Insurers warn over Government cap on pension plan charges

But 0.75 per cent limit is welcomed by consumer groups and advisers

The planned cap on charges on workplace pensions will drive small schemes out of business and give workers less financial freedom, insurers warned yesterday.

The announcement by the pensions minister Steve Webb that a charge cap of 0.75 per cent will be introduced for auto-enrolment workplace schemes from April 2015 prompted anger in the industry.

Mr Webb promised: “We are going to put charges in a vice – and we will tighten the pressure year after year.”

But Kevin LeGrand, the head of pensions policy at Buck Consultants, said: “If the pensions charge cap becomes too tight, something may have to give. The outcome may be to increase the pace of the current trend to drive small and bespoke schemes into oblivion, resulting in all workplace pension provision being at the lowest common denominator level.”

The Department for Work and Pensions had consulted the industry and consumer groups on whether a cap should be introduced – and, if so, whether it should be set at 0.75 per cent or 1 per cent. Mr Webb has long made it clear that he favoured a cap on charges, so it seemed inevitable that it would be brought in.

As well as the cap on fees, the Government said it will ban sales commission being deducted from pensions, outlaw increases in charges for those who leave a company but remain in the pension scheme, and ban charges for advice given to employers by a pension provider.

The cap was welcomed by consumer groups such as Which?, which pointed out that paying a 1 per cent rather than 0.75 per cent annual charge could cost a saver nearly £40,000 over their working life.

Tom McPhail, the head of pensions research at Hargreaves Lansdown, also welcomed the move, saying: “It is vital that pension scheme members have confidence that their workplace pension will give them good value for money. The charges cap addresses that issue and means that even if they can’t afford a Lamborghini at retirement, at least pension investors won’t be helping to pay for the fund managers’ new sports cars.”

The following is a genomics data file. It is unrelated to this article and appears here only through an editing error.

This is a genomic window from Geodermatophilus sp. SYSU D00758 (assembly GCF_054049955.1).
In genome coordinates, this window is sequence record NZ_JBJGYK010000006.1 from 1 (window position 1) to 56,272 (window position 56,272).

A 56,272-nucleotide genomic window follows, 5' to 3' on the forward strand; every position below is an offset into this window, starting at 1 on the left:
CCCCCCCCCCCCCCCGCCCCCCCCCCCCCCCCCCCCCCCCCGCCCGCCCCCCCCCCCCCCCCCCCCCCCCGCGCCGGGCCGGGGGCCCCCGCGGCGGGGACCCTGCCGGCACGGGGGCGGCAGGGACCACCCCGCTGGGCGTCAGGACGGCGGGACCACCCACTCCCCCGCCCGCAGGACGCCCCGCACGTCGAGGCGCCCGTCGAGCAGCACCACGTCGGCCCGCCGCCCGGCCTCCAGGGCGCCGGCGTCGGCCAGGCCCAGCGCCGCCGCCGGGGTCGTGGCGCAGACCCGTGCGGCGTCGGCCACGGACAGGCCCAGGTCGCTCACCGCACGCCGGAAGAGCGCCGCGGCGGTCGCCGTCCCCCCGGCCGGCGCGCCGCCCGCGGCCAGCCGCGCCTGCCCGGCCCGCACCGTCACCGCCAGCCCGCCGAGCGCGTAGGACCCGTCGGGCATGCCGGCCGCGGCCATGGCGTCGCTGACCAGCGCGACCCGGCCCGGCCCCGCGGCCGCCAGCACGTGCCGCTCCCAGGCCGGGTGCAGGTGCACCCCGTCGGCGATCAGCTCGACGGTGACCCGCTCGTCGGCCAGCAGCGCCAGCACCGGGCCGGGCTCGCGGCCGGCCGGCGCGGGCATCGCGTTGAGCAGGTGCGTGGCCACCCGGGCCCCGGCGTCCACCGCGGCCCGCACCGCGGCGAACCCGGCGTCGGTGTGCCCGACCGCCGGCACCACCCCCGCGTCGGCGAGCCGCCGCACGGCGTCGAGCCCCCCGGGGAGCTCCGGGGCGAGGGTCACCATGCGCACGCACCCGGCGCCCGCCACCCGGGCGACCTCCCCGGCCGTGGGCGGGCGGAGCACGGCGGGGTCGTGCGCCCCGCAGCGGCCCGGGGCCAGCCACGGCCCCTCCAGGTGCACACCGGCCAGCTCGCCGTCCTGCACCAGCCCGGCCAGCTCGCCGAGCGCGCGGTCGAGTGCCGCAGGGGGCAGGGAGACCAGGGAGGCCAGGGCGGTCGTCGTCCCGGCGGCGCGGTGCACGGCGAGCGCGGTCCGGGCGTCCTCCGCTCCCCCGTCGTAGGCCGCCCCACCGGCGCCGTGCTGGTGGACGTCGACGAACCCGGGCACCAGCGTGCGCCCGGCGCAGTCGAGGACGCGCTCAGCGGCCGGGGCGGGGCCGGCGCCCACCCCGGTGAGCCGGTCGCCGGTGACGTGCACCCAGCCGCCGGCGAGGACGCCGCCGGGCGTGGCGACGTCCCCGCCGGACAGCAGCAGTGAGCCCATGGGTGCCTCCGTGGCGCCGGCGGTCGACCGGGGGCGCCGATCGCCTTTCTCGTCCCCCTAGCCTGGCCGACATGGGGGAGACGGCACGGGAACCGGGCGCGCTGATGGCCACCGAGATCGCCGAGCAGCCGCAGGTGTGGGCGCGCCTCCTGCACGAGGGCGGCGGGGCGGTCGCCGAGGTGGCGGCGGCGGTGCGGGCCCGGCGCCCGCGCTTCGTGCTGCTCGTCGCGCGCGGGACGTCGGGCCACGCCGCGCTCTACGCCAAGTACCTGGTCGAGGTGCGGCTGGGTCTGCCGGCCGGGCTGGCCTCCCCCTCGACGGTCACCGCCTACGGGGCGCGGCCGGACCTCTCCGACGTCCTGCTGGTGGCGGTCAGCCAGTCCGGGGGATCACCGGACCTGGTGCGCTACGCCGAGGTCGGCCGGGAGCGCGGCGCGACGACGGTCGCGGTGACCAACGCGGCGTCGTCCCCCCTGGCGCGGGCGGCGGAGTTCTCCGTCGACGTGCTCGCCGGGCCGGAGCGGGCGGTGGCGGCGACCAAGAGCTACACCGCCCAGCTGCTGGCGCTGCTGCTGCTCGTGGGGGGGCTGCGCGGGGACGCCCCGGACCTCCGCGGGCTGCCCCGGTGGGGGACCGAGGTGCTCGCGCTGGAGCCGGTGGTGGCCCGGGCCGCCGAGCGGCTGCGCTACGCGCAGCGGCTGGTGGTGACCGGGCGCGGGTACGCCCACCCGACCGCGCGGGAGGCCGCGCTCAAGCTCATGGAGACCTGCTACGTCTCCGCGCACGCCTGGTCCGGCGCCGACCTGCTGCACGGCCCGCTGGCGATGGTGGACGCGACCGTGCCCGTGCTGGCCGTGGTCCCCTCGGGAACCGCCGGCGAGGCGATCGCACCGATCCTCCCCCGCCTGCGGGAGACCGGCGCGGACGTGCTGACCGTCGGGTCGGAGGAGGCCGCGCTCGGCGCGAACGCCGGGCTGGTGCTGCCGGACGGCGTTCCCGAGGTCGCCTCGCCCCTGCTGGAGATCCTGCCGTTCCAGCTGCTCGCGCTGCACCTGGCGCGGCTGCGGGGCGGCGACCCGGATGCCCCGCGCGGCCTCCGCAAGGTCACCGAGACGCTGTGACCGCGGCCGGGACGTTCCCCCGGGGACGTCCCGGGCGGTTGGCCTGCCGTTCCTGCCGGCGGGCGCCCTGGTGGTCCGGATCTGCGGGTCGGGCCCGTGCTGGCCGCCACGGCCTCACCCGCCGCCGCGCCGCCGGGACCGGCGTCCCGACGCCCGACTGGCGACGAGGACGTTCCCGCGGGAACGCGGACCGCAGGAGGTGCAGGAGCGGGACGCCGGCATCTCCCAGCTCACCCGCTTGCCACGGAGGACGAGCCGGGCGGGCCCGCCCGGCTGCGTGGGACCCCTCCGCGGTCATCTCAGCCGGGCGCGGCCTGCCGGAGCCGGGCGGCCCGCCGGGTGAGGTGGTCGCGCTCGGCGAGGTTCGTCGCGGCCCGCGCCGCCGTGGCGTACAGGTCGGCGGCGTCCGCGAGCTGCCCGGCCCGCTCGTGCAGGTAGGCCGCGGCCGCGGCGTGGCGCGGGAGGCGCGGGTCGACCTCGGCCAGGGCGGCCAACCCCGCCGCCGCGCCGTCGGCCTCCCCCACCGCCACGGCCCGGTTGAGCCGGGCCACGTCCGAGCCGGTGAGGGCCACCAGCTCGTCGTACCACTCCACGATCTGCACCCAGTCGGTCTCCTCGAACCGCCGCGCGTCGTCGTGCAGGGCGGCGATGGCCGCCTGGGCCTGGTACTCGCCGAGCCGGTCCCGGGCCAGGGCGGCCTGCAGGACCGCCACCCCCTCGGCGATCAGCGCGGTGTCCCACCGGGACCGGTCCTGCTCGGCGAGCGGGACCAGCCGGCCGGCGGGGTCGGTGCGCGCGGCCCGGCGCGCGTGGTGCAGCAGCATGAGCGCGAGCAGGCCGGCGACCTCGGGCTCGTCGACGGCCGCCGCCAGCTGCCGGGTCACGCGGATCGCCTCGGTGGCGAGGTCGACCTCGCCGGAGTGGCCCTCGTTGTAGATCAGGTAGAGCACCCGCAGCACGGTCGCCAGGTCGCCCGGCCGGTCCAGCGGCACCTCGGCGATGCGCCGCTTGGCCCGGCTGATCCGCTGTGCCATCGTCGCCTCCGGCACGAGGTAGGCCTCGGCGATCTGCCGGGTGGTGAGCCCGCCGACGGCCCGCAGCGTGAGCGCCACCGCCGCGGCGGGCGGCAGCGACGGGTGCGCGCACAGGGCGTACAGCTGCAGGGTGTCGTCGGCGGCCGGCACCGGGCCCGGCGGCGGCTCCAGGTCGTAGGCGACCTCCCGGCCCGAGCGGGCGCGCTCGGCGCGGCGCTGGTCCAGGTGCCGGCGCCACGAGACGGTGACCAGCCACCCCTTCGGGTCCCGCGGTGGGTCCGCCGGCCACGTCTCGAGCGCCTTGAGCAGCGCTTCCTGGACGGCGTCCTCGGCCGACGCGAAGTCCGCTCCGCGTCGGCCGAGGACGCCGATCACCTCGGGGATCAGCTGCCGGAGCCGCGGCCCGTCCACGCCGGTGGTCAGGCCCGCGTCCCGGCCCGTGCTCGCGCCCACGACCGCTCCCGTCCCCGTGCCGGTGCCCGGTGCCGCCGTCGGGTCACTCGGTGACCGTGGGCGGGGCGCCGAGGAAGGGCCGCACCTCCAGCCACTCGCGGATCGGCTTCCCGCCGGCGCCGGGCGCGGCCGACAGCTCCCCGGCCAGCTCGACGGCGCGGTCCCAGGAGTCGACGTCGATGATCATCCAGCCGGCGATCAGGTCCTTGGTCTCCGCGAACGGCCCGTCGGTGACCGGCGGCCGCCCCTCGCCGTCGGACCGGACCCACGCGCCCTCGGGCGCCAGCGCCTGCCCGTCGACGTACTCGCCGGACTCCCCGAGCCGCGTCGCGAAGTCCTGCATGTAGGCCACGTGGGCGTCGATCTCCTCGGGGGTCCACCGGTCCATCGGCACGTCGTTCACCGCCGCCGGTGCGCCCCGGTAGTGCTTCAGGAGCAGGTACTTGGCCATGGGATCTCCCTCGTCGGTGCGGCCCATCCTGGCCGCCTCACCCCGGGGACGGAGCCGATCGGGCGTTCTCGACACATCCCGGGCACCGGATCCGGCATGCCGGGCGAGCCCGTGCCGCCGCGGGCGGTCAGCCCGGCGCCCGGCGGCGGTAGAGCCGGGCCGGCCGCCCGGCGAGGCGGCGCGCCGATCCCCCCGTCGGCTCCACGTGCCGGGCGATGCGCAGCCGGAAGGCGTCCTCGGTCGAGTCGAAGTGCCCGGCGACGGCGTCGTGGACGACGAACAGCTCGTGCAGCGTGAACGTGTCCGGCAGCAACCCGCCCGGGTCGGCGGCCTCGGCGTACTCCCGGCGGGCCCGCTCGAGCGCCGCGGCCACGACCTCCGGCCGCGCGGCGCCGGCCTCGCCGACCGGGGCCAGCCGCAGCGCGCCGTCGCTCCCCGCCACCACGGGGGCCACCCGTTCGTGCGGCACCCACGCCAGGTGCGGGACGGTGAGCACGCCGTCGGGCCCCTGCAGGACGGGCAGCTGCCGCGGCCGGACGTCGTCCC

But the moves left several senior providers disappointed. Malcolm McLean, a senior consultant at Barnett Waddingham, said: “A 0.75 per cent cap will obviously limit the ability of employers to choose a scheme that may well have higher charges but delivers far better outcomes for their staff. On the commission ban, this will be seen as a huge blow to advisers, which some estimates suggest could cost them £150m and 1,000 jobs.”

Darren Philp at The People’s Pension said: “The Government has missed a huge opportunity with this consultation. Instead of cleaning up pensions, it has sanctioned more complexity that will just create more confusion.”

However Philip Smith, a director in the defined-contribution team at the accountants PwC, added: “A cap ... is another important step towards simpler and more transparent pension schemes and should go a long way to help rebuild trust in pensions as a long-term savings tool.”

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